Moreover, the nominal president will lack the full stature necessary to fulfill essential functions such as lobbying legislators and cultivating the most significant donors, thus hampering the upcoming campaign. Finally, to adopt a nominal presidency will result in a significant expense and duplication of offices, contrary to the purpose of college-wide consolidation. For these reasons we, the tutors of the Annapolis campus, vigorously urge the Board to reconsider their proposal and establish a single president for St. John’s College, who will preside over both campuses equally and be responsible to and accountable for St. John’s College as a whole.

— passed unanimously on May 13, 2016

Widespread anger and divisiveness. Indeed.

I am in receipt of emails from two Board members to the rest of the board. The first is from alumnus and BVG member Wilfred McClay. [All sic.]

May 19, 2016

Dear Colleagues and Friends,

I was not able to be present for the recent Board meeting in New York, and I have therefore been hesitant to comment upon the governance proposal coming out of that meeting that has been sent forth to the College community. But the appearance of an impressive unanimous resolution offered on May 13 by the Annapolis faculty, a resolution that is both powerfully and respectfully argued, has stimulated some thoughts that I believe may be helpful in moving forward.

To be candid, my own reaction to the announcement of the proposal coming out of the New York meeting was that the action seemed precipitous. I had not been prepared for it by the agenda for the meeting that had been shared with us in advance. Robert Bienenfeld’s helpful preparatory memo of April 24, describing the work of the Polity Review Committee, described a set of intricately balanced concerns, including the view that “a president on each campus is critical” and that care should be taken that changes are not “damaging [to] the carefully cultivated culture that is so integral to the product we deliver.” His cautious conclusion that “it may be time to review some of these issues” seemed fully warranted. But the Board’s action went much further than that.

More to the point, I entirely share with the Annapolis faculty a sense that the particular solution being proposed could easily create as many problems as it solves, and represents a substantial leap beyond the findings and recommendations of the Polity Review. (Indeed, the proposal being put forward appears to me very similar to the rejected Governance Option D in the “Status Report” of 2/18/14, found on PowerPoint #22; and the Annapolis faculty’s criticisms of such an arrangement are essentially the same as those made by the Polity Review itself.)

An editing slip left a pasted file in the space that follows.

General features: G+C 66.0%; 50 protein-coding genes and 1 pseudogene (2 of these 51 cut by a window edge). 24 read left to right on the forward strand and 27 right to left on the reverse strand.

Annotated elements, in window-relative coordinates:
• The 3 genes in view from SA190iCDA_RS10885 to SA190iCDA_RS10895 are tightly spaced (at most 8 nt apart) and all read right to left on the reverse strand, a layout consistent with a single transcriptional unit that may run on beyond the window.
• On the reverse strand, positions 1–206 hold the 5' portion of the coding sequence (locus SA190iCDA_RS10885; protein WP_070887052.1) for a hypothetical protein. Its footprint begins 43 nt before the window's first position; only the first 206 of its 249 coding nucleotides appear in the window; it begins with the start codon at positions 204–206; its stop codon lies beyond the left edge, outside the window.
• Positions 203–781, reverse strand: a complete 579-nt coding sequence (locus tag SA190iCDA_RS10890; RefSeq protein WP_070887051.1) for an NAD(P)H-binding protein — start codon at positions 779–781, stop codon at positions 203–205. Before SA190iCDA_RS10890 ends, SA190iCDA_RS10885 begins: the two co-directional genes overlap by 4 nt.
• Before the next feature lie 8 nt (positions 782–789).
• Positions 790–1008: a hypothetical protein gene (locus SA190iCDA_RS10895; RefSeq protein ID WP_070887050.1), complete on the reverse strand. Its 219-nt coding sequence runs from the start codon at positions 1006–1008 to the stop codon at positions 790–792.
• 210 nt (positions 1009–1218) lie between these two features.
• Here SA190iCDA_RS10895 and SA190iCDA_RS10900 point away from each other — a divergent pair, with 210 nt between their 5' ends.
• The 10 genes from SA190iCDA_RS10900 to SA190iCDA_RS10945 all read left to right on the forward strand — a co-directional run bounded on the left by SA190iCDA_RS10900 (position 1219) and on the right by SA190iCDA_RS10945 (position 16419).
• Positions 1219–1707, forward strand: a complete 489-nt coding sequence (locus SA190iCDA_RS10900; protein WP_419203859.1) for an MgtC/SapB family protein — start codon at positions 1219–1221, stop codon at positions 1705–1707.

I and the Annapolis faculty may well be mistaken in both of those assertions, and I for one am open to being shown why. But the heart of the problem is not what is being done, but the way it is being done, which seems to a great many members of this community, including alumni, to be a top-down imposition that violates the rational, collaborative, and deliberative spirit of this community. In a community like St. John’s, procedure and substance are intertwined. It is extraordinarily important that we not only do the right thing, but do it in the right way, with a mutuality aiming at consensus that can only be achieved by a thorough, fair-minded, and open process of public ventilation and deliberation.

To this end, I want to suggest that the Board consider delaying its action, and undertaking a process of thoroughly studying and publicly ventilating this proposal (in a much more detailed form than what we have so far been shown) in the more general College community on both campuses. If we do this in the right way, it will only strengthen the results that the Board seeks to achieve, strengthen our community, and provide proof positive of the efficacy and resiliency of the kind of community we strive to embody. It will also strengthen the community’s confidence in the Board’s authority and judgment.

If we do it in the wrong way, it may undermine those results, no matter how well-conceived the plan may appear to be in the abstract. For the governance of an actual flesh-and-blood community is never an abstract problem; it is always a concrete one. And in an academic community, which is held together by a delicate web of shared values, the maintenance of morale is central, not peripheral. In particular, the sacrificial dedication of our faculty is extraordinary, but it is not boundless. I do not believe we can afford to ignore their unanimous entreaty of May 13.

We need only look to our own past to see how an alternative process could be structured. Some of us can remember how and why the shift to the current two-president model was arrived at in 1985 (after many years of discussion and consideration). A Task Force on Governance was created in May of 1984, with a broad representation from throughout the College community. Initially the Task Force was to report to the October 1984 BVG meeting, but that was delayed to give the faculty more time to consider and respond to the issues raised. Finally, at the January 1985 meeting, and after receiving several months’ worth of input and a range of memoranda from faculty and students both pro and con, the Board voted to approve the move to a two-president model. A model that, whatever its many deficiencies, has lasted for 31 years.